Episode 015: Powerful Strategies to Cope with Stress with Dr. David Lin
In this episode, I’m joined by Dr. David Lin, a clinical psychologist specializing in health psychology. I came to know Dr. Lin back in 2009 when he began treating me for debilitating insomnia.
Some of the topics we discuss are:
The Power of Journaling
Dr. Lin also shares tips on how to cope with stressful situations.
Click Here to Read the Episode Transcript...
Naomi Nakamura: Today I'm joined by Dr. David Lin. Dr. Lin is a clinical psychologist specializing in health psychology. He's worked in behavioral health for 20 years with the last 13 being at the San Mateo Medical Center where he founded the Medical Psychiatry Service. MPS, as it's known, is an integrated physical and behavioral health model of care that's embedded into the primary care clinic. Isn't that cool?
Through his leadership, Dr. Lin pioneered this integrative model of care and was awarded the Quality Leaders Award in 2014 by the California Association of Hospitals and Safety Net Institute. In addition to being Chief of MPS, he's also served in the hospital board as well as the medical executive, physicians' wellness and ethics committees. He recently graduated from the prestigious California Health Care Foundation Leaders Fellowship and is currently nominated for a director at large position for the California Psychological Association.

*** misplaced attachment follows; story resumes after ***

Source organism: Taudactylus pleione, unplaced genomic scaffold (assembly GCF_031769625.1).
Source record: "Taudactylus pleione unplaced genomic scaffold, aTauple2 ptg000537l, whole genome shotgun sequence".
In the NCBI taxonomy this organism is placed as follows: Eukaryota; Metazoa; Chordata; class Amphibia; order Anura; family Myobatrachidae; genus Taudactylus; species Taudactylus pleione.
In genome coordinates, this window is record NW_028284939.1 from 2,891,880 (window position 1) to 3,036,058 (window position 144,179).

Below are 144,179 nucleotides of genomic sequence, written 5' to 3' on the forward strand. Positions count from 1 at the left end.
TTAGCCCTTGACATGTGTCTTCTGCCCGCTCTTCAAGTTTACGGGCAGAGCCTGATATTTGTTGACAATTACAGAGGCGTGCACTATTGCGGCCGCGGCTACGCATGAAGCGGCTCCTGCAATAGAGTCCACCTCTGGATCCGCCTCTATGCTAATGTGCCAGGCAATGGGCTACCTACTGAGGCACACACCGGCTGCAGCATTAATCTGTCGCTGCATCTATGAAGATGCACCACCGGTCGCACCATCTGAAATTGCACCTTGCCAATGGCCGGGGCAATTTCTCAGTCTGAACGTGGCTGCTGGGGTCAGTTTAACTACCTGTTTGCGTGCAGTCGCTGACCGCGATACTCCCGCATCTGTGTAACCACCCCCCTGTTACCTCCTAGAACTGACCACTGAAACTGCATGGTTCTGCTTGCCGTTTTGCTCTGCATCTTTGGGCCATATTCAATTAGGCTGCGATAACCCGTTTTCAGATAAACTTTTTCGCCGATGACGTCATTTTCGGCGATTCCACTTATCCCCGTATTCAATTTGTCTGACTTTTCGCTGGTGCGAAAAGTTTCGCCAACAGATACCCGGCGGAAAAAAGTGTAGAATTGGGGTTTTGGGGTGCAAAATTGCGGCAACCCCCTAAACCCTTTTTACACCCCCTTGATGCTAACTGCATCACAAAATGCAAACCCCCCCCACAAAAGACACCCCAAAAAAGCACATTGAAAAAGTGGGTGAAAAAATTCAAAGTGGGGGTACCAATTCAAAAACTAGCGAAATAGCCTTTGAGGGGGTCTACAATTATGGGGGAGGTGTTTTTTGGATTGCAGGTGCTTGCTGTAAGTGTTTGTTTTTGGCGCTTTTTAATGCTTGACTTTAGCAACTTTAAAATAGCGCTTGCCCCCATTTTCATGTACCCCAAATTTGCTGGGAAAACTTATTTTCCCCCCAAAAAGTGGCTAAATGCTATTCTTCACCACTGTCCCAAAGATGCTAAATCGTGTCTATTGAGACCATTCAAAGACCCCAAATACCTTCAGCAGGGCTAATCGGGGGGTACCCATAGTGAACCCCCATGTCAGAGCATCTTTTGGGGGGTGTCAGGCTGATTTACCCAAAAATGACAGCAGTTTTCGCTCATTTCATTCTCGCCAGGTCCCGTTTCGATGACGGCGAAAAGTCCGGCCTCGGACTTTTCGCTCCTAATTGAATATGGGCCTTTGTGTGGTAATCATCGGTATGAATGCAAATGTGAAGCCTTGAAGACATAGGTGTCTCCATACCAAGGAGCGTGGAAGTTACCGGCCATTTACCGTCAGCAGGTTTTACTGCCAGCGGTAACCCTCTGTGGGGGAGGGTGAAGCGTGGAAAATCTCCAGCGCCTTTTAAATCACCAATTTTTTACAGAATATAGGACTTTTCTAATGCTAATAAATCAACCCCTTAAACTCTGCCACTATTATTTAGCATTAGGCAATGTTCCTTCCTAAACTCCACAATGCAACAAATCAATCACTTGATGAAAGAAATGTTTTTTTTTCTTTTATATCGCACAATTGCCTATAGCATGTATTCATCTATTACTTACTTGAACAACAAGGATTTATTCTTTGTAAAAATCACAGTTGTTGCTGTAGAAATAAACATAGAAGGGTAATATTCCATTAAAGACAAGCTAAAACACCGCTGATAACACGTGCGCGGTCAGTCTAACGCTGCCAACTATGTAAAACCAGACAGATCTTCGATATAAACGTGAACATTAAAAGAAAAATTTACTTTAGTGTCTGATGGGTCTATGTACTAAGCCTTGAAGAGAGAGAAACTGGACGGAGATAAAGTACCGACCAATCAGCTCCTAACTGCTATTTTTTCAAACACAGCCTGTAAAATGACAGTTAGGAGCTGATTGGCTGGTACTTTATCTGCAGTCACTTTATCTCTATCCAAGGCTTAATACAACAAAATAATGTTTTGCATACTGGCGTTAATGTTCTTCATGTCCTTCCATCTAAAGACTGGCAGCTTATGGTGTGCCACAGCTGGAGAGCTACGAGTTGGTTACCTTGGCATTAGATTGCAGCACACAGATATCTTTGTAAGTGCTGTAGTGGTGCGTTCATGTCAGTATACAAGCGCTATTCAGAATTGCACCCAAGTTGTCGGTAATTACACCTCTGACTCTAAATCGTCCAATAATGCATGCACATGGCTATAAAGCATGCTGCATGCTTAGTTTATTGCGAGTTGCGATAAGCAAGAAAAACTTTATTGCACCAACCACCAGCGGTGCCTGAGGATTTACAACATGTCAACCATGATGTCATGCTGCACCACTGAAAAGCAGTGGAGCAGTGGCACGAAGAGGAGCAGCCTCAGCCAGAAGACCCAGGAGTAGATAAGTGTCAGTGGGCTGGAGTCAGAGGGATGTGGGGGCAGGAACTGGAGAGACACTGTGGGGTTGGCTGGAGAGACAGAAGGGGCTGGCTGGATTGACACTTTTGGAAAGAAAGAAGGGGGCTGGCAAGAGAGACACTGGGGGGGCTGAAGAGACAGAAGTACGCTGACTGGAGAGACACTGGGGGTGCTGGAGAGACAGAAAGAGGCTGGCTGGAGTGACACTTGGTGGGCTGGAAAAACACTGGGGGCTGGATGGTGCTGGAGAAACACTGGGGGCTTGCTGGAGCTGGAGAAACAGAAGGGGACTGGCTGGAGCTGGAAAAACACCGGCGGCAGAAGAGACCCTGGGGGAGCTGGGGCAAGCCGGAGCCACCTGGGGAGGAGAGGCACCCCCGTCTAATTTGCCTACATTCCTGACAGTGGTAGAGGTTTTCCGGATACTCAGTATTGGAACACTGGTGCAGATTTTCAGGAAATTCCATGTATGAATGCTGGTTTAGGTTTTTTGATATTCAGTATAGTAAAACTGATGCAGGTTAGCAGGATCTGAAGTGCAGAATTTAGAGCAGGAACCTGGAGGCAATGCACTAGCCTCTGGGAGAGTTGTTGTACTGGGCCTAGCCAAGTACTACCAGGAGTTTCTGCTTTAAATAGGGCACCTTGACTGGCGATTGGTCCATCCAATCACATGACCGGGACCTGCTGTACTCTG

Currently, Dr. Lin serves as a Director of Behavioral Health for Ellipsis Health and that's a technology company aiming to enhance behavioral health services. He also manages a private practice on the San Francisco Peninsula and he enjoys working with adults and teens for a range of behavioral health issues from depression and anxiety to ADHD to PTSD and to other behavioral health issues related to physical health ailments.
This is how I came to know Dr. Lin, through his private practice because he's my own personal therapist. I started seeing him back in 2009 because my sleep problems were so bad that I could really barely function. A lack of sleep truly felt debilitating and no matter what I tried whether it was Ambien or Lunesta or supplements or even counting sheep, nothing helped me. I was so desperate to get a good night's sleep that I finally decided to seek professional health.